Museveni takes measured route to democracy: Uganda President explains why he resists West's pressure for change

YOWERI MUSEVENI, President of Uganda since 1986, is a one-off, an eccentric. Sometimes he sounds like a Marxist, sometimes like a monetarist. He is an eclectic, an intellectual who took to guerrilla war in the name of democracy and inherited a country that had become synonymous with murder and mayhem.

His analysis of Africa's past owes a lot to Marx but he sees the future in terms of market forces and free enterprise. In conversation he makes astonishing assertions: Europe's drive to expand and dominate world trade and land grew out of its shortage of raw materials. 'But Africa was always self-sufficient, so why bother to go out and conquer? The big kingdoms in Africa came about because people gathered round a wise ruler or a powerful kingdom.'

Mr Museveni came to power in 1986 when his youthful peasant force overthrew the Uganda army after five years of bush warfare. Now he is followed everywhere by nervous and numerous courtiers, like any other African president.

But Mr Museveni's significance is not just that he has restored a measure of peace and order to Uganda. He is the only African leader who is defying Western pressure for multi-party democracy - and winning. However imperfectly or cynically they have implemented democratic processes, all Africa's presidents have been forced to bow to the wind of multi- party democracy and allow opposition political parties to operate. The United States, with Britain and France, is using the international financial institutions and bilateral aid to force political change.

But Mr Museveni has pursued a different path. His argument is simple: multi-party democracy works in Europe where social divisions are horizontal, based on class. In Africa the divisions are vertical, based on tribe. Multi- party democracy in Africa leads to tribalism and division.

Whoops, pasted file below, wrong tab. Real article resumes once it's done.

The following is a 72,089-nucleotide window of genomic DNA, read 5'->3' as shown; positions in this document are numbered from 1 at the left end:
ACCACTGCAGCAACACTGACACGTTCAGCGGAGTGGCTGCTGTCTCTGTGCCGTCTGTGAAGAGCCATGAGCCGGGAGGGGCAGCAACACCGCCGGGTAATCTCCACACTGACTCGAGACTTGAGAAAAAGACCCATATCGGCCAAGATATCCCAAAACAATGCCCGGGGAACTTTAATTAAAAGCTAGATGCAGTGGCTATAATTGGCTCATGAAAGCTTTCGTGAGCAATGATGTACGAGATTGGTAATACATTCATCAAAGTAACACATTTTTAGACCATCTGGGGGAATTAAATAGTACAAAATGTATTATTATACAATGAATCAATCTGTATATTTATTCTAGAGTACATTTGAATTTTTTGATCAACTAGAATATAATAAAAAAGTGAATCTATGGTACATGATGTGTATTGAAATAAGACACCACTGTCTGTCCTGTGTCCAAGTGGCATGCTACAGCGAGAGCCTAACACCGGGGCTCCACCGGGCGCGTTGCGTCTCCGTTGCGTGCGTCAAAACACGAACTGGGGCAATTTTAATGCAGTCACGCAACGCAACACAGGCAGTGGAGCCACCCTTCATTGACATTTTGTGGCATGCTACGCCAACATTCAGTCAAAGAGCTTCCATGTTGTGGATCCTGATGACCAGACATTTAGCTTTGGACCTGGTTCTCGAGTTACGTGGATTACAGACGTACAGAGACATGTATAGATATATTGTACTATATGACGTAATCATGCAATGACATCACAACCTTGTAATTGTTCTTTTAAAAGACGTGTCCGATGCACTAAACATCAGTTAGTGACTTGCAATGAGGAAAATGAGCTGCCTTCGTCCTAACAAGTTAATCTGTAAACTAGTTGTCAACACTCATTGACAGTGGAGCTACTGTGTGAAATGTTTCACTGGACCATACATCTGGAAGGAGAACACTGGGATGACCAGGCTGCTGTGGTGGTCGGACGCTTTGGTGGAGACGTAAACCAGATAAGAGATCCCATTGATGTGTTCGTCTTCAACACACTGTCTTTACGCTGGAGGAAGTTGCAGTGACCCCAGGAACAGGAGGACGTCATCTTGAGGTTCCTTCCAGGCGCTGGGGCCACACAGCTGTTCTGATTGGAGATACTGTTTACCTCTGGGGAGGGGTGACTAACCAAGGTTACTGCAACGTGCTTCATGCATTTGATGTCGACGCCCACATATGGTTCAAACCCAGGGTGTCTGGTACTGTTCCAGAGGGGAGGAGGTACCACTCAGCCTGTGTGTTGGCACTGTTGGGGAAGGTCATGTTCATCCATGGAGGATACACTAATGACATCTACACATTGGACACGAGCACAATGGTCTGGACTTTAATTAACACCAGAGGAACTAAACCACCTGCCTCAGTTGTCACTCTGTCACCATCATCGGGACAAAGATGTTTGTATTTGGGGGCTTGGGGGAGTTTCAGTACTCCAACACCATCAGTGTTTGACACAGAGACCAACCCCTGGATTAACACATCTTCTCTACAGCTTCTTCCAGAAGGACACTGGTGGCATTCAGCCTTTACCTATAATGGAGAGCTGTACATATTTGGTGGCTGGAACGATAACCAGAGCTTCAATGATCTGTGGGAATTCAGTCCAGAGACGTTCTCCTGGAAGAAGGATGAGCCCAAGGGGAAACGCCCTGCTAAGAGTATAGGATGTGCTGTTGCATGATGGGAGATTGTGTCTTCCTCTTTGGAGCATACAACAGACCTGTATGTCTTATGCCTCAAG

Instead of a multi-party election, Ugandans are to elect a constituent assembly later this year. Candidates must stand as individuals, parties remain banned. The assembly will debate a draft constitution already drawn up by an appointed commission and vote on it within a year. Its most difficult task will be to decide whether to continue with the 'no-party' state or opt, against Mr Museveni's wishes, for multi-party democracy. ('But if that is what they decide I will support them,' he says.)

The following year there will be elections - under whatever system the assembly decides - and a presidential election. He irritably dismisses the suggestion that a no-party democracy serves his own interest and rejects the analysis that if multi- party democracy became tribally based, he would lose out as he comes from a small tribe.

Western pressure is politely deflected. 'They used to say 'he's a dictator but he's all right'. Now they have swung from supporting dictatorships to another mistake - multi-party democracy . . . We will try to persuade the Americans but if we don't we shall go our own way.'

Mr Museveni says the West does not understand Africa: 'You don't understand subtlety . . . My advice to the West is not to interfere too much in Africa. If interference could bring development then Africa would be the most developed continent in the world.'

He argues that the West misunderstands the pressure for political change in Africa. He says it is for participation, not necessarily for multi-party democracy. 'Pressure for change is coming from exclusion. So many people have been excluded from the political process. It is a struggle for participation.'

After three years of rapid political change in Africa, the results have not been encouraging. Too many countries have rushed into elections under Western pressure only to find they have exacerbated division rather than engendered unity and stability.

Only South Africa and Uganda are taking the time to reflect on what sort of politics suits their society. In the long term, that exercise might be their salvation.

(Photograph omitted)